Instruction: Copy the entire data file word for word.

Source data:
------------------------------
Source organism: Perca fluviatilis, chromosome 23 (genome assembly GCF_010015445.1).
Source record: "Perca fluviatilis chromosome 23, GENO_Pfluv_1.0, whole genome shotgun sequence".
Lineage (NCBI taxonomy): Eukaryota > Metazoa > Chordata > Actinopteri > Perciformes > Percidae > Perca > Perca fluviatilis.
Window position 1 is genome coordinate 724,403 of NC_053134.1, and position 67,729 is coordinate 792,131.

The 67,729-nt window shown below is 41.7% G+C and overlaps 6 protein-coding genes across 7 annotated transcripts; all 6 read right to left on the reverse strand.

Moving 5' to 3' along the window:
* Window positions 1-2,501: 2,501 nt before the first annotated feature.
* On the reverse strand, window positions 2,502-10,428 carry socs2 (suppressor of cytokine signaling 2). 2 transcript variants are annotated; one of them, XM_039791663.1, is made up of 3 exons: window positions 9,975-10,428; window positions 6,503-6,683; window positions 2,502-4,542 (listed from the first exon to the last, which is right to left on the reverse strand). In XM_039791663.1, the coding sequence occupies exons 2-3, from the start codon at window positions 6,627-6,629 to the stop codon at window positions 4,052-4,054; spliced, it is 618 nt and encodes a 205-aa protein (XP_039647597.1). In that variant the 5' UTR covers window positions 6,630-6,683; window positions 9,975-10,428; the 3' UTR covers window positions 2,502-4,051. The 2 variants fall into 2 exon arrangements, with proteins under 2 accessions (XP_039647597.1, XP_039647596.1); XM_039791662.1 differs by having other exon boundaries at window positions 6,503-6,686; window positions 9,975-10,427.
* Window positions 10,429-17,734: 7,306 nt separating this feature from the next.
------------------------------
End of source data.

Source organism: Perca fluviatilis, chromosome 23 (genome assembly GCF_010015445.1).
Source record: "Perca fluviatilis chromosome 23, GENO_Pfluv_1.0, whole genome shotgun sequence".
Lineage (NCBI taxonomy): Eukaryota > Metazoa > Chordata > Actinopteri > Perciformes > Percidae > Perca > Perca fluviatilis.
Window position 1 is genome coordinate 724,403 of NC_053134.1, and position 67,729 is coordinate 792,131.

The 67,729-nt window shown below is 41.7% G+C and overlaps 6 protein-coding genes across 7 annotated transcripts; all 6 read right to left on the reverse strand.

Moving 5' to 3' along the window:
* Window positions 1-2,501: 2,501 nt before the first annotated feature.
* On the reverse strand, window positions 2,502-10,428 carry socs2 (suppressor of cytokine signaling 2). 2 transcript variants are annotated; one of them, XM_039791663.1, is made up of 3 exons: window positions 9,975-10,428; window positions 6,503-6,683; window positions 2,502-4,542 (listed from the first exon to the last, which is right to left on the reverse strand). In XM_039791663.1, the coding sequence occupies exons 2-3, from the start codon at window positions 6,627-6,629 to the stop codon at window positions 4,052-4,054; spliced, it is 618 nt and encodes a 205-aa protein (XP_039647597.1). In that variant the 5' UTR covers window positions 6,630-6,683; window positions 9,975-10,428; the 3' UTR covers window positions 2,502-4,051. The 2 variants fall into 2 exon arrangements, with proteins under 2 accessions (XP_039647597.1, XP_039647596.1); XM_039791662.1 differs by having other exon boundaries at window positions 6,503-6,686; window positions 9,975-10,427.
* Window positions 10,429-17,734: 7,306 nt separating this feature from the next.